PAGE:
But God is one (ὁ δὲ θεὸς εἷς ἀστίν)
God does not need a mediator to make his promise valid. His promise is not of the nature of a contract between two parties. His promise depends on his own individual decree. He dealt with Abraham singly and directly, without a mediator. The dignity of the law is thus inferior to that of the promise.
Against the promises (κατὰ τῶν ἐπαγγελιῶν)
Does it follow from the difference between the law and the promises that they are in antagonism? Paul supposes this objection on the part of a Jewish Christian.
God forbid (μὴ γένοιτο)
See on Rom 3:4. This could only be true in case the law gave life, for life must come either through the promises or through the law. If the law is against the promises, and makes them invalid, it follows that life must come through the law, and therefore righteousness, without which there is no life, would verily (ὄντως), just as the Judaisers claim, be through the law.
By the law
Tisch., Rev. T., Weiss, retain ἐκ νόμου from, resulting from the law. WH. read ἐν νόμῳ in the law. The meaning is substantially the same with either reading: in the one case proceeding from, in the other residing in the law.
But it is not true that the law gives life, for the law, according to scripture, condemned all alike.
The scripture (ἡ γραφὴ)
Scripture is personified. See on Gal 3:8.
Hath concluded (συνέκλεισεν)
Better, hath shut up, as a jailer. Only in Paul, with the exception of Luk 5:6. Frequent in lxx. Not included with others, but confined as within an enclosure, as Luk 5:6, of the net enclosing the fish. Comp. Exo 14:3; Jos 6:1; 1 Macc. 4:31. Scripture, in its divine utterances on the universality and guilt of sin, is conceived as a jailer who shuts all up in sin as in a prison. Comp. Rom 3:10-19; Rom 11:32.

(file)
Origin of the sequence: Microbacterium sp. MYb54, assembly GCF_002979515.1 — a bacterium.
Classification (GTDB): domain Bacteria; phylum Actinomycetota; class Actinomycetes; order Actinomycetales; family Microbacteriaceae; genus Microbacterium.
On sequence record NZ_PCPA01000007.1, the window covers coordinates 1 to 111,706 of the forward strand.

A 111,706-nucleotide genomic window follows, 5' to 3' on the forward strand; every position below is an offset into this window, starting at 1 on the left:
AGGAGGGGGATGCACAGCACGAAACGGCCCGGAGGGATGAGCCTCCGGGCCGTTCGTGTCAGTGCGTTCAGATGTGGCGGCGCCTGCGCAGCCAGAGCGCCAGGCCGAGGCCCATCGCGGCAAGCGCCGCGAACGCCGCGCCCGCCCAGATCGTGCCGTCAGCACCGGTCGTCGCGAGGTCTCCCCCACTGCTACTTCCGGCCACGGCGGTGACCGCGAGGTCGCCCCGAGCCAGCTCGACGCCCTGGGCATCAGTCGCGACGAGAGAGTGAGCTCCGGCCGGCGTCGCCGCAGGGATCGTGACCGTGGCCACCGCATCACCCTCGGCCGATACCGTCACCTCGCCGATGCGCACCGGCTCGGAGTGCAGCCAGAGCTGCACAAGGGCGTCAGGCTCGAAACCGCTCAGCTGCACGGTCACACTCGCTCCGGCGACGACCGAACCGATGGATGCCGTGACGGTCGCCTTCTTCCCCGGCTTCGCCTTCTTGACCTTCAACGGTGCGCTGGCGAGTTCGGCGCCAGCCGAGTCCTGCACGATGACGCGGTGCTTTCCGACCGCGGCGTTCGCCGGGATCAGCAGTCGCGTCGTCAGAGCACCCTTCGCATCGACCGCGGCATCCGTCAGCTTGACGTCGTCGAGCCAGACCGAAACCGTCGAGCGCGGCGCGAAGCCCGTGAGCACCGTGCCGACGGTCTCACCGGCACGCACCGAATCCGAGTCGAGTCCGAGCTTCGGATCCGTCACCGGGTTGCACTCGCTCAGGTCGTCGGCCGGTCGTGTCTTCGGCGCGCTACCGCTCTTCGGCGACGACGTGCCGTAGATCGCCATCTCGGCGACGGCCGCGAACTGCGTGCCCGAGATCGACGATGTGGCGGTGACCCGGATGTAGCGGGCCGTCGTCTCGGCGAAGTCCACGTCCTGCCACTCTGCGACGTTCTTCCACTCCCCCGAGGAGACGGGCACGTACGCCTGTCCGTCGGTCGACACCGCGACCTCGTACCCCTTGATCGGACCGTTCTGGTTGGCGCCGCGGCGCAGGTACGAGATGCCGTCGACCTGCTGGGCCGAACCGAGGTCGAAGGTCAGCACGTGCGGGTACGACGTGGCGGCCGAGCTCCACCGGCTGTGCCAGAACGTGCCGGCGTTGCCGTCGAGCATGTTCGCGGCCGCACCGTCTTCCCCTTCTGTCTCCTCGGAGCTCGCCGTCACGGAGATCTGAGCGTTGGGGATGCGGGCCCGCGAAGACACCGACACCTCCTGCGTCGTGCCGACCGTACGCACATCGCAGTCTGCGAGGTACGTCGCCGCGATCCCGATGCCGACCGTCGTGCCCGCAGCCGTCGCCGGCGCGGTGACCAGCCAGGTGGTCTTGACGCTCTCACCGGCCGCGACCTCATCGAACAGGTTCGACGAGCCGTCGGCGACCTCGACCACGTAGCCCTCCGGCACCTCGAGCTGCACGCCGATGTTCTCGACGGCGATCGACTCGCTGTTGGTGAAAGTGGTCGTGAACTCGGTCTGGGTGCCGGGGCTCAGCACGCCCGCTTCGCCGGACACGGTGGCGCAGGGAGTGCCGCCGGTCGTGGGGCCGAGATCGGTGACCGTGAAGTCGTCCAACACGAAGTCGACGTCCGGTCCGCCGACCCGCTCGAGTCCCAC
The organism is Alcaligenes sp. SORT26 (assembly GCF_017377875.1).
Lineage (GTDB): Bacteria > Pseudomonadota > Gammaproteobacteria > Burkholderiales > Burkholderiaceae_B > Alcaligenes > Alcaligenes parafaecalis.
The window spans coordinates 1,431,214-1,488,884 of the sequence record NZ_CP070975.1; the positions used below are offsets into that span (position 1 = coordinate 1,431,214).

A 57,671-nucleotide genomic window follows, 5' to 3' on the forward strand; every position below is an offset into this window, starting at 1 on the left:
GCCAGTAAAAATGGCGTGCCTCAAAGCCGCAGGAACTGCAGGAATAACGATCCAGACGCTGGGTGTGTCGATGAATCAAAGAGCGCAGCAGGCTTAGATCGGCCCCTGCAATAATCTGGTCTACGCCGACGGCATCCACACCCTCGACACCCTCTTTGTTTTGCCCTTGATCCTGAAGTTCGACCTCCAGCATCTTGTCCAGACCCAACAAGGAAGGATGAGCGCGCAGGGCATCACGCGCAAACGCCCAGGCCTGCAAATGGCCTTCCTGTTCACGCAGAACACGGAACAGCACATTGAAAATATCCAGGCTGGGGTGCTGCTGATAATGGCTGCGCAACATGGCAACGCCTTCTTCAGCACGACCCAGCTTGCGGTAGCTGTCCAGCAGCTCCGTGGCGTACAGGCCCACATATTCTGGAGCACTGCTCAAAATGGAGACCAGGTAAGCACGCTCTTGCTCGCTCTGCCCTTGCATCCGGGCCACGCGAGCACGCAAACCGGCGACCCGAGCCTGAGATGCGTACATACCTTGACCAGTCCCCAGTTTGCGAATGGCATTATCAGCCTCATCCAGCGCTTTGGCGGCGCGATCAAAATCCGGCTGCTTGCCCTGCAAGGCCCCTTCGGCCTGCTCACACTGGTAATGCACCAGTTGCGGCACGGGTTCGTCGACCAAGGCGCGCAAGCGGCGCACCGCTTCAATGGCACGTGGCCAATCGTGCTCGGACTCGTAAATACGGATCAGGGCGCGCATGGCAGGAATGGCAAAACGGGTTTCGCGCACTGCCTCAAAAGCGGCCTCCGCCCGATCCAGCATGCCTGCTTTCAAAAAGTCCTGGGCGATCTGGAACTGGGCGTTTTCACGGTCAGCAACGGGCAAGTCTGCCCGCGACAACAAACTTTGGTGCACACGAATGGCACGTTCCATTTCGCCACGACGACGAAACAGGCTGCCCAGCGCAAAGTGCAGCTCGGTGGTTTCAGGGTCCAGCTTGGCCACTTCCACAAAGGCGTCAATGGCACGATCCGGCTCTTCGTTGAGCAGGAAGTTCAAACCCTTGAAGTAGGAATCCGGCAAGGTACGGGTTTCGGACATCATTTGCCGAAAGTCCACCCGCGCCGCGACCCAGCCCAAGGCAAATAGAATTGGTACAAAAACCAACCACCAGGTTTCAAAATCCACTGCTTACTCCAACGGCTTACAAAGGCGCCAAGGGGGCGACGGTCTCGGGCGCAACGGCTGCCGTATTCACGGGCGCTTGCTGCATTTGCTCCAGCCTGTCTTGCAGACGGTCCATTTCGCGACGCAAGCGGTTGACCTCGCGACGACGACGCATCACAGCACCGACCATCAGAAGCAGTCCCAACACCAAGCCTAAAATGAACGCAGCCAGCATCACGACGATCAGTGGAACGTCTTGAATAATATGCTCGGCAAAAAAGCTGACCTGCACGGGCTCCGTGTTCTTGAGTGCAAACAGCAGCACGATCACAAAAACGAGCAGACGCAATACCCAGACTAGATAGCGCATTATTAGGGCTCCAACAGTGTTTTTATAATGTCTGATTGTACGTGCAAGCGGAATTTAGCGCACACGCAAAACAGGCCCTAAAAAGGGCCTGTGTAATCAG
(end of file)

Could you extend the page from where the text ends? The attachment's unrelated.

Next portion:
All (τὰ πάντα)
Neuter, all things collectively: = all men. For the neuter in a similar comprehensive sense, see Co1 1:27; Col 1:20; Eph 1:10.
In order that. That which is represented through a personification as the act of Scripture, is the act of God, according to a definite purpose that the promise should be inherited by believers only, through faith in Jesus Christ.
The promise (ἡ ἐπαγγελία)
That is, the thing promised; the inheritance, Gal 3:18.
By faith (ἐκ πίστεως)
Const. with the promise, not with might be given. The promised gift which is the result of faith. The false teachers claimed that it was the result of works.
To them that believe (τοῖς πιστεύουσιν)
Not tautological. Even the Judaisers held that salvation was intended for believers, but also that legal obedience was its procuring cause; against which Paul asserts that it is simply for those that believe.
But the office of the law as a jailer was designed to be only temporary, until the time when faith should come. It was to hold in custody those who were subjected to sin, so that they should not escape the consciousness of their sins and of their liability to punishment.
Faith (τὴν πίστιν)
The subjective faith in Christ which appropriates the promise. See on Gal 1:23.
We were kept (ἐφρουρούμεθα)
Better, kept in ward, continuing the figure in shut up, Gal 3:22. The imperfect tense indicates the continued activity of the law as a warder.
Under the law (ὑπὸ νόμον)
Const. with were kept in ward, not with shut up. We were shut up with the law as a warder, not for protection, but to guard against escape. Comp. Wisd. 17:15. The figure of the law as pedagogue (Gal 3:24) is not anticipated. The law is conceived, not as the prison, but as the warder, the Lord or despot, the power of sin (see Co1 15:56; Romans 7), by whom those who belong to sin are kept under lock and key - under moral captivity, without possibility of liberation except through faith.